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Work in a way that your future self would be proud!


The above statement likely holds more true for software development than any other field.  Software saves lives, it reduces waste, it automates rote actions that otherwise cause large expenditure of human time expense.  Building software with pride only amplifies the savings.

Plan, prototype, test, blueprint, build, deploy, test, fix, confirm stable, and plan again.  This cyclic process should be one that may take a bit more time to get out the door than otherwise, but when it does deploy stable the goal should be a functional product that can be relied upon for many years to come. 

Being proud of your creations allows you to stand by them under critical pressure, and gives you more of a clear reason to re-evaluate and repair (i.e. reuse and recycle), than to scrap and start over. And probably most importantly, pride is an indicator that the products are built to the best of your ability.


We enjoy having customers that use our products for sure. And we are super thankful they appreciate our software enough to do so. But truthfully, we believe customers use us because we deliver the highest product value while also aligning with similar business values.

Our consideration is taken every step of the when building our products. Not only: "How will this affect our customers" but also "Will we be happy putting our name on this product".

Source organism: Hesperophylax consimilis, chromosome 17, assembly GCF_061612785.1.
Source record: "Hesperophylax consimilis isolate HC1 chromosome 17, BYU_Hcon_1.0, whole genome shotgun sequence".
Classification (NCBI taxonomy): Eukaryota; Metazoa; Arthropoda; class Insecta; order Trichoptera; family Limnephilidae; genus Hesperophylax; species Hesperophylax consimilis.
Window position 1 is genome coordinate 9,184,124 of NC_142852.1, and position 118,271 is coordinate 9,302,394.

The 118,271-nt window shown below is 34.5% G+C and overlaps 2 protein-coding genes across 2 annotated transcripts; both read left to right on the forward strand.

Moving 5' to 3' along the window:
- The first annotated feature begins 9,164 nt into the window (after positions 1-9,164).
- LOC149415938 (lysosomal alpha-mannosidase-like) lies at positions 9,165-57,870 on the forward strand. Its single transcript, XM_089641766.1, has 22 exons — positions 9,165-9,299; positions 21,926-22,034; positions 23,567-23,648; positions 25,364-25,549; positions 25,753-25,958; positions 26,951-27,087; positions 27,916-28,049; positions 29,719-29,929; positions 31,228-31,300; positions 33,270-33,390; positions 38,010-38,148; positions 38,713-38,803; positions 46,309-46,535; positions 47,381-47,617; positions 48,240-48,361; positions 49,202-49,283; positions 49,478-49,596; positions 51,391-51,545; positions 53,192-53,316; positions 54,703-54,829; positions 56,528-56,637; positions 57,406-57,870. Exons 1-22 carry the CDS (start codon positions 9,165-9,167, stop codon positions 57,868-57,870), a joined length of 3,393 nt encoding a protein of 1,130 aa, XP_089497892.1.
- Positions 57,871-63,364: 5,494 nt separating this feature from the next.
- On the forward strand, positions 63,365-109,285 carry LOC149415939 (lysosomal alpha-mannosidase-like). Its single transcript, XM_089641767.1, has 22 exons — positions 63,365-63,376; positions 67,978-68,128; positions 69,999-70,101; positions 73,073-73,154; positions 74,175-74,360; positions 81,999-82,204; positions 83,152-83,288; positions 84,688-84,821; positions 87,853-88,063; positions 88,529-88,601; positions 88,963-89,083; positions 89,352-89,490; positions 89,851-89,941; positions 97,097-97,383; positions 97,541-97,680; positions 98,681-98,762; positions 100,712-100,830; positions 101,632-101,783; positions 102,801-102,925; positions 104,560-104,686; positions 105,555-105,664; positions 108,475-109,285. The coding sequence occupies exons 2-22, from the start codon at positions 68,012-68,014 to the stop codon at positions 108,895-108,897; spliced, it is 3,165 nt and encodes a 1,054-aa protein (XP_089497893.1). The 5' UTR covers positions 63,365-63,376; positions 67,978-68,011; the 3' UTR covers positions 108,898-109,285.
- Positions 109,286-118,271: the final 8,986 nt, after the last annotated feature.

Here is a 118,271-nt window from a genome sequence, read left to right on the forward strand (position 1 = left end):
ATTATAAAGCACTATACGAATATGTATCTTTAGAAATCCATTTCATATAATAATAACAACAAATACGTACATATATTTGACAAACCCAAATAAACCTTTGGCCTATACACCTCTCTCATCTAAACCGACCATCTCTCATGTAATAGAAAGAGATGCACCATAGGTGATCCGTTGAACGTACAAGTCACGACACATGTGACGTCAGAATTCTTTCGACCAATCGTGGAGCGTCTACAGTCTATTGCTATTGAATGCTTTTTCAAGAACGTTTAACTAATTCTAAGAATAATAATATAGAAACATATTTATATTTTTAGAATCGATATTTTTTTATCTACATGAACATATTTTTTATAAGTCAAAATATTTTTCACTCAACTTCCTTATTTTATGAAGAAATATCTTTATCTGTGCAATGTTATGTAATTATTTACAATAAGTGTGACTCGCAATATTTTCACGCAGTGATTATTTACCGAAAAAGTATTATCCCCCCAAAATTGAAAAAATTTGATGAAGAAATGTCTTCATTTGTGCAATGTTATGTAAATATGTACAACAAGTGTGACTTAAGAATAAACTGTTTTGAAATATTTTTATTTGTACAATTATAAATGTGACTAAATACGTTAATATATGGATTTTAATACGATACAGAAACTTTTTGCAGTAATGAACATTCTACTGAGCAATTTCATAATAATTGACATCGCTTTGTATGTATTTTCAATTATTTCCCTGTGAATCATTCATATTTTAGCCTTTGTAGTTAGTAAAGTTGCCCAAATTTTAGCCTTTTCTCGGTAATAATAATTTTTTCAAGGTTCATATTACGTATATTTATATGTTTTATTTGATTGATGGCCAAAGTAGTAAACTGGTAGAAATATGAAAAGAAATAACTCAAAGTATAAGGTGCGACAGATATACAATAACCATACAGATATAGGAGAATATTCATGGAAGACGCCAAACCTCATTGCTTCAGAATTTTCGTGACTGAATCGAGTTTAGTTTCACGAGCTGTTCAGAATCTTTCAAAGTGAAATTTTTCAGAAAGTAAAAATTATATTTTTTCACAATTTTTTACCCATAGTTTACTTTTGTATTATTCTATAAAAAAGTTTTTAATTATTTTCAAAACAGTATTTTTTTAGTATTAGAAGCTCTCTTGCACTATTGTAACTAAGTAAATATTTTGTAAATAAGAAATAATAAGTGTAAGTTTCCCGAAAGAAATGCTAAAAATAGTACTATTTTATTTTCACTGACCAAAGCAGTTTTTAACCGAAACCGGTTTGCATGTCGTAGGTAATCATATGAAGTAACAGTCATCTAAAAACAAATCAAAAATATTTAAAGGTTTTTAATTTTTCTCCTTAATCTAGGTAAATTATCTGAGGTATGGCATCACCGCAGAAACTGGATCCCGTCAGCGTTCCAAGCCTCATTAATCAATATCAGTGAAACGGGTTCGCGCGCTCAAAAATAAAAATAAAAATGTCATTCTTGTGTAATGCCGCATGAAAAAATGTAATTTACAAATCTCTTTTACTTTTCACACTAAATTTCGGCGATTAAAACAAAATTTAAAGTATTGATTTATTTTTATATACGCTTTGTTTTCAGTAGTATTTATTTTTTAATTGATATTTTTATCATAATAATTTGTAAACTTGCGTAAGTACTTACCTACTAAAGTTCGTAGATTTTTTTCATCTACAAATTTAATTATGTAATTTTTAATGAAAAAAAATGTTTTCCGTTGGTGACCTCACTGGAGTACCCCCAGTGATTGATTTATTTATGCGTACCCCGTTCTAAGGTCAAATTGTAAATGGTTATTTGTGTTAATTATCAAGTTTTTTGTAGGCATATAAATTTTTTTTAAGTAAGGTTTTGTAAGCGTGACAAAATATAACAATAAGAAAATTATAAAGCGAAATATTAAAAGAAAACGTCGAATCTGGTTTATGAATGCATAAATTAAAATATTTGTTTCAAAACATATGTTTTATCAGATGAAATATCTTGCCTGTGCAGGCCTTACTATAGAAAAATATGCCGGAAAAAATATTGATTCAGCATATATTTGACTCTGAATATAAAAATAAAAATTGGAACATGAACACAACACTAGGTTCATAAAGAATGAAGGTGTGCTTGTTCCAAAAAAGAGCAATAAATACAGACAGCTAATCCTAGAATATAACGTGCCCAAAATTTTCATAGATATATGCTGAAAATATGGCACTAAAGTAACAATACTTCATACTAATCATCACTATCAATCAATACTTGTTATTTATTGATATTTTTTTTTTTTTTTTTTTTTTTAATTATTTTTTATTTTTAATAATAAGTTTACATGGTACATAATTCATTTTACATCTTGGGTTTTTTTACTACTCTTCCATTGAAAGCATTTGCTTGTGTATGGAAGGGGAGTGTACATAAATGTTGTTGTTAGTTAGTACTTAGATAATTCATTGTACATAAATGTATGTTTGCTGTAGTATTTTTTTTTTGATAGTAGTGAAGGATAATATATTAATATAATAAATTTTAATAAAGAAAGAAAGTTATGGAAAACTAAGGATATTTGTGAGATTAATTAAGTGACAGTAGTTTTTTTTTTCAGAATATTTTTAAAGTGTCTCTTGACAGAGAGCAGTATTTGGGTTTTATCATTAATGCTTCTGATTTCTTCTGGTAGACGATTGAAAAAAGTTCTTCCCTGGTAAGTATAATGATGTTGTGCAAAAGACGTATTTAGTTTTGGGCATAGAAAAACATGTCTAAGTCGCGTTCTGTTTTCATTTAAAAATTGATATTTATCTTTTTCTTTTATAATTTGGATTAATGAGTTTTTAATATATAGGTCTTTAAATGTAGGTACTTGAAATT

For software, building tight and efficient code is a must, hack jobs don't live beyond prototyping phases, and that highly performant code is a requirement to allow deployment on older hardware or even newer lesser-powered and highly energy efficient designs.  All of these decisions cost us a bit more up front in time, material, and design, but this will save the client plenty times over the lifecycle of our products.

For hardware items that we didn't physically build (the 3rd party devices we use in our facility), we must be skeptical enough to test well before deployment, then give respect to the original craftsmanship and be confident in the design.

For hardware items that we directly assemble, we must perform thorough consideration and testing before contributing to the deployment process, allowing the decisions we make to last many years beyond their suggested use cycle by finding convenient placement for them over time instead of decommissioning them outright. Vendor provided hardware is inspected for quality to confirm the products meet the standards we'd put our name on.